and the super-rich,
together with most sort of
multi-national corporations,
essentially exited quietly, sort
of slipped off stage from the
messy business of-of-of
universal taxation some
time ago.
Before I started work
on the Panama Papers,
I thought that
offshore was a kind of small,
minor, who cares, you know,
little aspect of the economic
system we knew
not so much about,
and after reading
the Panama Papers,
I realized it is
the economic system.
It is the system.
Eight trillion dollars
is stuffed in tax havens,
western countries,
including the U.S.,
are losing about 200 billion
dollars a year in tax revenues.
PAUL: We were still
debating, at that time,
whether tax avoidance was a
matter of public interest or
not, or could you simply do
what you liked with your money?
But what it did
establish for us,
the scale of it, it just showed
you there were underground
rivers of money washing around
the globe unbeknownst to
most people.
MARINA: We are writing about an
incredibly damaging part of our
economy that has become so
central and so mainstream that
it's creating French revolution
levels of inequality
and injustice.
And the challenge we have is to
be able to bring this story home
to people, to show them that
this story matters to you,
affects your
life, and guess what?
You are the
victim in this story.
JOHN: Decisions have
been made that
have spared the wealthy,
while focusing instead on
reining in middle and
low-income citizens.
The collective impact of these
failures has been a complete
erosion of ethical standards,
ultimately leading to a novel
system we still call capitalism,
but which is tantamount to
economic slavery.
Hopelessly backward and
inefficient courts have failed.
Judges have too often acquiesced
to the arguments of the rich
whose lawyers, and not
just Mossack Fonseca,
are well-trained in honoring
the letter of the law while
simultaneously doing everything
in their power to desecrate
its spirit.
BEN ON PHONE: Leave your number,
and I will get back to you as
soon as I can.
Thank you very much.
KEVIN: Ben, hey, it's Kevin.
Since we have
outstanding matters,
give me a shout back.
One of the things that is
particularly interesting about
the Panama Papers is you
have all the email traffic,
all these different people who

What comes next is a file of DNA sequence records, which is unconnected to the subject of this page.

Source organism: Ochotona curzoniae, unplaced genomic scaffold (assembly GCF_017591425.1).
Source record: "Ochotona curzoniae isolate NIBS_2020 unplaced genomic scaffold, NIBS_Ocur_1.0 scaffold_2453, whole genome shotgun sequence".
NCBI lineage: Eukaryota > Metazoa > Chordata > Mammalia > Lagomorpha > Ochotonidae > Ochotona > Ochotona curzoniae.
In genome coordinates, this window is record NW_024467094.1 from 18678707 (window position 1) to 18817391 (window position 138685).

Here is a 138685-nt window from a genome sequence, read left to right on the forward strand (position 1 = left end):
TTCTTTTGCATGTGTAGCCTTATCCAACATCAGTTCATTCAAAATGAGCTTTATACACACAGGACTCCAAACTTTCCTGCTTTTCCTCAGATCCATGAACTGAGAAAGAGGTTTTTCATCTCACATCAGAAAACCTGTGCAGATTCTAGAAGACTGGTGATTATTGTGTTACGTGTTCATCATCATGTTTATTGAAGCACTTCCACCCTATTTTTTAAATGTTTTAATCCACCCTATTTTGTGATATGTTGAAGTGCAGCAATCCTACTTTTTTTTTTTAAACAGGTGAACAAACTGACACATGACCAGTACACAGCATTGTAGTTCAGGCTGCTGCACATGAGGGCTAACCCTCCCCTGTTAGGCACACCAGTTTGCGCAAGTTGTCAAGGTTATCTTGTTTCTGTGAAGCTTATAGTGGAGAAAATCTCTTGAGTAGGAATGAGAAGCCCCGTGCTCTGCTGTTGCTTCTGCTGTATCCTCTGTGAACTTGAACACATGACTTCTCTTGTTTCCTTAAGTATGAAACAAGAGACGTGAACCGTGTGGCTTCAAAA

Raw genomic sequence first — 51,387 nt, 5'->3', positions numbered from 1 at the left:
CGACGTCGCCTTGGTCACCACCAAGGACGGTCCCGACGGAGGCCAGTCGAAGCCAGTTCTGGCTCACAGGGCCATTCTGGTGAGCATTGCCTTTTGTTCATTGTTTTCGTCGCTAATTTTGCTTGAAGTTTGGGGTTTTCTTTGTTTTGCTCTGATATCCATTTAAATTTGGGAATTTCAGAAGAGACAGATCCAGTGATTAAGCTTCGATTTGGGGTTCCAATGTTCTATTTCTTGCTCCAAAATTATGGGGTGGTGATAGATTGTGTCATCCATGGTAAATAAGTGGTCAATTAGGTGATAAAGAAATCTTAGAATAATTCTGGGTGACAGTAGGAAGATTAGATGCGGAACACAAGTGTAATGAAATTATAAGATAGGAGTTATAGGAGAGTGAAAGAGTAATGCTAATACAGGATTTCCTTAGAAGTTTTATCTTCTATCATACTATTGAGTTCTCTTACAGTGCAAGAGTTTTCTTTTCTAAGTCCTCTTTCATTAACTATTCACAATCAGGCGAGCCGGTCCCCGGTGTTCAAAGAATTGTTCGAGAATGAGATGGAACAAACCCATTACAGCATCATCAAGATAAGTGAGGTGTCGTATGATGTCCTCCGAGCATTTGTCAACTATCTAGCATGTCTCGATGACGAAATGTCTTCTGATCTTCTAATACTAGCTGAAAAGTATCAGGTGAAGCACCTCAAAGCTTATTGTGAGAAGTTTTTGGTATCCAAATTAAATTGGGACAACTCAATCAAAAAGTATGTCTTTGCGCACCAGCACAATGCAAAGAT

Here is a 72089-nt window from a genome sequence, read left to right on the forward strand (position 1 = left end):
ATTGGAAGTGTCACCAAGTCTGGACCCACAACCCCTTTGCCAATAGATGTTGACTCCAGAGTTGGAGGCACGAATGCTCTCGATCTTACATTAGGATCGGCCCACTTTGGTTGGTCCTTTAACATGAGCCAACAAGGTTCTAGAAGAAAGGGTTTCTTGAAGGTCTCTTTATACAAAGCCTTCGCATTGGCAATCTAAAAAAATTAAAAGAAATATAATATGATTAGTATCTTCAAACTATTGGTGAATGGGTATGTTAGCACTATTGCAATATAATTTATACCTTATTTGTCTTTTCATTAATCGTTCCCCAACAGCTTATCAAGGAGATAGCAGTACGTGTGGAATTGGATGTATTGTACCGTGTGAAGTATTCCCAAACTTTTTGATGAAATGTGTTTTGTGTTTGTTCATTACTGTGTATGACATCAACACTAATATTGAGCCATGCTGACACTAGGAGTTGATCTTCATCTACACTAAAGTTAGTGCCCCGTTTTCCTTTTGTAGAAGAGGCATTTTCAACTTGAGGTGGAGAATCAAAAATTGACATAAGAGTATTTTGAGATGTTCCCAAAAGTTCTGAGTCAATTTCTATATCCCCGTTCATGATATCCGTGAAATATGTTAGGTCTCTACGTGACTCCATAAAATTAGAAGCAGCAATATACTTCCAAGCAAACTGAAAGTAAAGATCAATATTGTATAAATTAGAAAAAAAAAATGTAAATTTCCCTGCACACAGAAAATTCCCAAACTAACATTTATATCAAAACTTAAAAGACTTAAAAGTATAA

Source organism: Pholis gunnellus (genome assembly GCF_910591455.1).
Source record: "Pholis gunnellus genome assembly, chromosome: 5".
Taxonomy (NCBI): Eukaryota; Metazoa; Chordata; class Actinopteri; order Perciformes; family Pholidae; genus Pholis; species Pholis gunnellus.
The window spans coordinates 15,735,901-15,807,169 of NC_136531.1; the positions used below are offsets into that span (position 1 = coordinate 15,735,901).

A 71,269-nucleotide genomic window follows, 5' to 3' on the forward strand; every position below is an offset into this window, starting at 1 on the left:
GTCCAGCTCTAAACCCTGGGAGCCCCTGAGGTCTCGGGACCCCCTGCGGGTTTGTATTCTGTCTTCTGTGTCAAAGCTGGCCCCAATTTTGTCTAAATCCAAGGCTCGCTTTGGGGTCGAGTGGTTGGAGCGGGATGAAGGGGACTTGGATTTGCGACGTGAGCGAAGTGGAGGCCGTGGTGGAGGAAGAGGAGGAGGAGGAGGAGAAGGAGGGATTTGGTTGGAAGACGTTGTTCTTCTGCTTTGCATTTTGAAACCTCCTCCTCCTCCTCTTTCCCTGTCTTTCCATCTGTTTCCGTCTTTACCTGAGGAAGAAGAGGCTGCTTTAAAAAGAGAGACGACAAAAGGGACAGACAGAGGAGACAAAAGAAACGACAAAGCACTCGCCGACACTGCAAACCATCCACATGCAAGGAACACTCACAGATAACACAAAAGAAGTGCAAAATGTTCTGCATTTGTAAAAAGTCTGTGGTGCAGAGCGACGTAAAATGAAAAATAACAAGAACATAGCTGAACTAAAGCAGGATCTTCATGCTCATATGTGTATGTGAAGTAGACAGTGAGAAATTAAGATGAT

appear in these email threads
going back and forth on
how to handle something.
You see their personalities
and who in the Compliance
Department, who is more serious
about really cracking down and
the tension between
management and compliance.
So at one point, the
Geneva office basically says,
you know, they-they found that
you've got a Syrian tied to a,
to Bashar Al-Assad whose now
under sanction and everything at
the time of these emails,
and the Geneva office says,
well, HSBC's still working
with him so I don't see why
we shouldn't.
You know, so you kinda
see what their thinking is.
You know, they're willing
to work with bad money,
they just have to
be clean about it.
JACK: The customer said, I need
to do the following in terms of
hiding money.
Will you do it for me?
And Mossack Fonseca,
these are all on the records,
would say sure, we'll give
you a Panamanian corporation,
a trust a bank
account somewhere else,
and not to worry.
Nobody will follow the trail.
So simplified, it would explain
how the system works in a really
understandable way.
I worked on a case involving a
drug trafficker in the
Cayman Islands.
His lawyer in Miami said, go see
Joe Blow in the Cayman Islands
and he'll set you up.
AL: We got
everything a man could want.
JACK: Joe Blow in the Cayman
Islands sets up a corporation,
the corporation
opens a bank account.
The guy who is the drug
trafficker now puts money in the
bank account and lets the lawyer
in Cayman control that
bank account.
There comes a moment
six months later...
You took out the money.
AL: Yeah.
JACK: He wants to move the
money to hide the trail,
and he calls the
lawyer and says,
well, we need another bank
account in the name of another
corporation, and I want
to transfer the money from